The newest EU country Croatia allows their citizenship to be obtained via a Croatian born grandparent. Therefore my ex-girlfriend whose grandparents were born in what is now Croatia has the potential to register as a citizen of that country and in time exercise her mobility rights to live and work in Scotland.
It is difficult for me to remain detached from this subject. As someone with a Scottish Grandparent it just seems to me that I should have as much right to contribute to Scotland as someone with Irish, Italian or Yugoslav heritage. At the moment this is not the case because of the intersection between EU and UK law.
When analyzing this it is useful to refer back to Viviane Reding’s assertion that EU countries should only provide citizenship in “a spirit of sincere cooperation with the other member states…[and] should only award citizenship to persons where there is a genuine link or genuine connection to the country in question”. Does this proposal meet that criteria? Under this proposal I would have the ability to instantly become a Scottish/EU citizen by completing some paperwork. This is despite the fact that the closest I have ever been to Scotland was sitting on Hadrian’s Wall about 15 years ago. Do I have a genuine link or genuine connection to Scotland?
If you asked me the question “Do You Feel Scottish” I would say yes. I actually knew my Scottish born Grandmother, and have some vague memories of my Scottish-born Great-Grandmother.
Speaking for myself, if the referendum is successful and this law does eventually pass I probably would become a Scottish passport holder. Would I uproot myself and move to Glasgow the next day? Probably not. But nor would I uproot myself tomorrow and move to Alberta. As a Canadian who lives and works in Ontario I have the potential to bring my talents and energies to another province if that is where my life directed me. This proposal would allow me to do the same in Scotland, and depending on how successor countries are treated by the European Union, potentially to the rest of Europe.
At the moment as the grandson of a Scottish-born person I could apply for a UK Ancestry Visa. This would allow me to live and work in the UK for 5 years. While I recognize it was forward thinking of the Westminster government to devise this scheme we are still left with people of British ancestry being at a disadvantage to those of non-British ancestry. While I could apply for a visa and then apply for a job, I would be limited to working in the United Kingdom. Someone with an Irish or Italian grand-parent could live and work anywhere in the EU, including Scotland. While the very existence of the European Union opens up questions about diluting the meaning of national citizenship, it is clear that the current political establishment in Scotland sees the potential benefit of a more liberal citizenship policy putting their country on an equal footing as other EU countries.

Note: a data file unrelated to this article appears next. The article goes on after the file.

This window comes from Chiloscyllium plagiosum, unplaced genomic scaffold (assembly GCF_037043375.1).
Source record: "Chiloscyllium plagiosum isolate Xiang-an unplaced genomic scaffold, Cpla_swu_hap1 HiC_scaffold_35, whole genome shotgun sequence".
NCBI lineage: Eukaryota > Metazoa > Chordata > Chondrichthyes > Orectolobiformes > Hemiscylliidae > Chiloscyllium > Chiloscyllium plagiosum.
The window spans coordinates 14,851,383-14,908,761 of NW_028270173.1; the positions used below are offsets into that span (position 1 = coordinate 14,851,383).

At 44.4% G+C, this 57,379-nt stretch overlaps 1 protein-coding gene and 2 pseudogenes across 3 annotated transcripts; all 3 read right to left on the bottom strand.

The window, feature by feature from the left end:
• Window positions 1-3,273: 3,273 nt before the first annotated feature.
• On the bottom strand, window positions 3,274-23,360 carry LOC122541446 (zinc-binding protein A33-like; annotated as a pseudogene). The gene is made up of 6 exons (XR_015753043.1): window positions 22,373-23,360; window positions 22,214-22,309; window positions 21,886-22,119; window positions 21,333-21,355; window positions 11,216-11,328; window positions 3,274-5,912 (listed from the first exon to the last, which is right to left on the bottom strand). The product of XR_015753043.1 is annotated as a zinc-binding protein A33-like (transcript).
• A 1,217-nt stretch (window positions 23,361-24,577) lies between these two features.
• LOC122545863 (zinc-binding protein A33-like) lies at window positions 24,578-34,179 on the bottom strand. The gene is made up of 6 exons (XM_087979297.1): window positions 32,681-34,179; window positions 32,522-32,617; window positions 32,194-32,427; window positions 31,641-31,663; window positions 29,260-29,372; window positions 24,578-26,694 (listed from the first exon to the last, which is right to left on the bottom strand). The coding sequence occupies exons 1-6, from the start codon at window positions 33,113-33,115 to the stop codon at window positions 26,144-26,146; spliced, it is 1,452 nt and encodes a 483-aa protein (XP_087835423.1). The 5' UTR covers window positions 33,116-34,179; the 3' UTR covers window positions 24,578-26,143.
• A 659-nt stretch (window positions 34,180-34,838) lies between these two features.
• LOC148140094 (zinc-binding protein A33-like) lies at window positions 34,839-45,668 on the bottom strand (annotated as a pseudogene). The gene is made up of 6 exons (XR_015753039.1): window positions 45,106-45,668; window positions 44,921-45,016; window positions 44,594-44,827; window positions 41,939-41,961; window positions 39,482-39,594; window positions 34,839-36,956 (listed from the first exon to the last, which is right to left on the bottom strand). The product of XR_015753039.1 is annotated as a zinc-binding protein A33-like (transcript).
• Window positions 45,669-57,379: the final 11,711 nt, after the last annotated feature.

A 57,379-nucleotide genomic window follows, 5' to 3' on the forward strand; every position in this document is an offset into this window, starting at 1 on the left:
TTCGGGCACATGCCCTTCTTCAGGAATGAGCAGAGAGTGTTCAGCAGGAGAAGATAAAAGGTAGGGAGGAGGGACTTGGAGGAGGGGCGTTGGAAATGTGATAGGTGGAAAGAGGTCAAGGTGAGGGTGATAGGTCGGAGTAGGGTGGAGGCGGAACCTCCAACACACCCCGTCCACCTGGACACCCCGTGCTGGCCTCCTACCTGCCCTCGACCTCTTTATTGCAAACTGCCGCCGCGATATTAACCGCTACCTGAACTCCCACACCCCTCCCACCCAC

There is no direct financial gain for Scotland to adopt a more liberal citizenship policy so I doubt this direction would create the backlash we witnessed in the Maltese proposal. While I can make the argument that the Spanish proposal is taking citizenship by descent much too far, most countries are in agreement that a generation or two is a genuine link to the country.
At the moment this is entirely academic. Opinion polling suggests that the referendum is probably going to be a victory for the “No” side. Even if 50% of the voters vote yes, the soonest Scotland could actually become an independent country is 2016, and even then some speculate that this is not nearly enough time to negotiate the breakup of a country. Furthermore the question on the referendum is about independence itself. The “Scotland’s Future” whitepaper that sets out this proposal is a political platform that would only be adopted in the event that the Scottish National Party forms a government following separation.